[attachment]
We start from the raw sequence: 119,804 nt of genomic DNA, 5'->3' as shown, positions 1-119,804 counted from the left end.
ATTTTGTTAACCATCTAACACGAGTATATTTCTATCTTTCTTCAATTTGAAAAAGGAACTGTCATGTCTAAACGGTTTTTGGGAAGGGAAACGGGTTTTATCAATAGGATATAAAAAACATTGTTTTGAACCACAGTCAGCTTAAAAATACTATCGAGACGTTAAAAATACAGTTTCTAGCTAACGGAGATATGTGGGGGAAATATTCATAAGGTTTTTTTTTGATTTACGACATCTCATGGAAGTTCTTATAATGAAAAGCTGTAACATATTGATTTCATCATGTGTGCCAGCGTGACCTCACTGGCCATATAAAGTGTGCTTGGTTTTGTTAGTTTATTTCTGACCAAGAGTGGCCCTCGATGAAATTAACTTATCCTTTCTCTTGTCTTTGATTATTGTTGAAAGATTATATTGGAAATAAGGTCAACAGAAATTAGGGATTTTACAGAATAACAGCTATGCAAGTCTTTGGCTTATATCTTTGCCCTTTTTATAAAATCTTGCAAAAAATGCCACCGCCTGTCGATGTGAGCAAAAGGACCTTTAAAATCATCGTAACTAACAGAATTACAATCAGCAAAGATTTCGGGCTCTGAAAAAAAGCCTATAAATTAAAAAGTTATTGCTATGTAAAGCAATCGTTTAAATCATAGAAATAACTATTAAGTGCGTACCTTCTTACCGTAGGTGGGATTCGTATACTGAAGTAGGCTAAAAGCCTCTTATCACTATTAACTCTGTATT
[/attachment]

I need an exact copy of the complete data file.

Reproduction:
We start from the raw sequence: 119,804 nt of genomic DNA, 5'->3' as shown, positions 1-119,804 counted from the left end.
ATTTTGTTAACCATCTAACACGAGTATATTTCTATCTTTCTTCAATTTGAAAAAGGAACTGTCATGTCTAAACGGTTTTTGGGAAGGGAAACGGGTTTTATCAATAGGATATAAAAAACATTGTTTTGAACCACAGTCAGCTTAAAAATACTATCGAGACGTTAAAAATACAGTTTCTAGCTAACGGAGATATGTGGGGGAAATATTCATAAGGTTTTTTTTTGATTTACGACATCTCATGGAAGTTCTTATAATGAAAAGCTGTAACATATTGATTTCATCATGTGTGCCAGCGTGACCTCACTGGCCATATAAAGTGTGCTTGGTTTTGTTAGTTTATTTCTGACCAAGAGTGGCCCTCGATGAAATTAACTTATCCTTTCTCTTGTCTTTGATTATTGTTGAAAGATTATATTGGAAATAAGGTCAACAGAAATTAGGGATTTTACAGAATAACAGCTATGCAAGTCTTTGGCTTATATCTTTGCCCTTTTTATAAAATCTTGCAAAAAATGCCACCGCCTGTCGATGTGAGCAAAAGGACCTTTAAAATCATCGTAACTAACAGAATTACAATCAGCAAAGATTTCGGGCTCTGAAAAAAAGCCTATAAATTAAAAAGTTATTGCTATGTAAAGCAATCGTTTAAATCATAGAAATAACTATTAAGTGCGTACCTTCTTACCGTAGGTGGGATTCGTATACTGAAGTAGGCTAAAAGCCTCTTATCACTATTAACTCTGTATT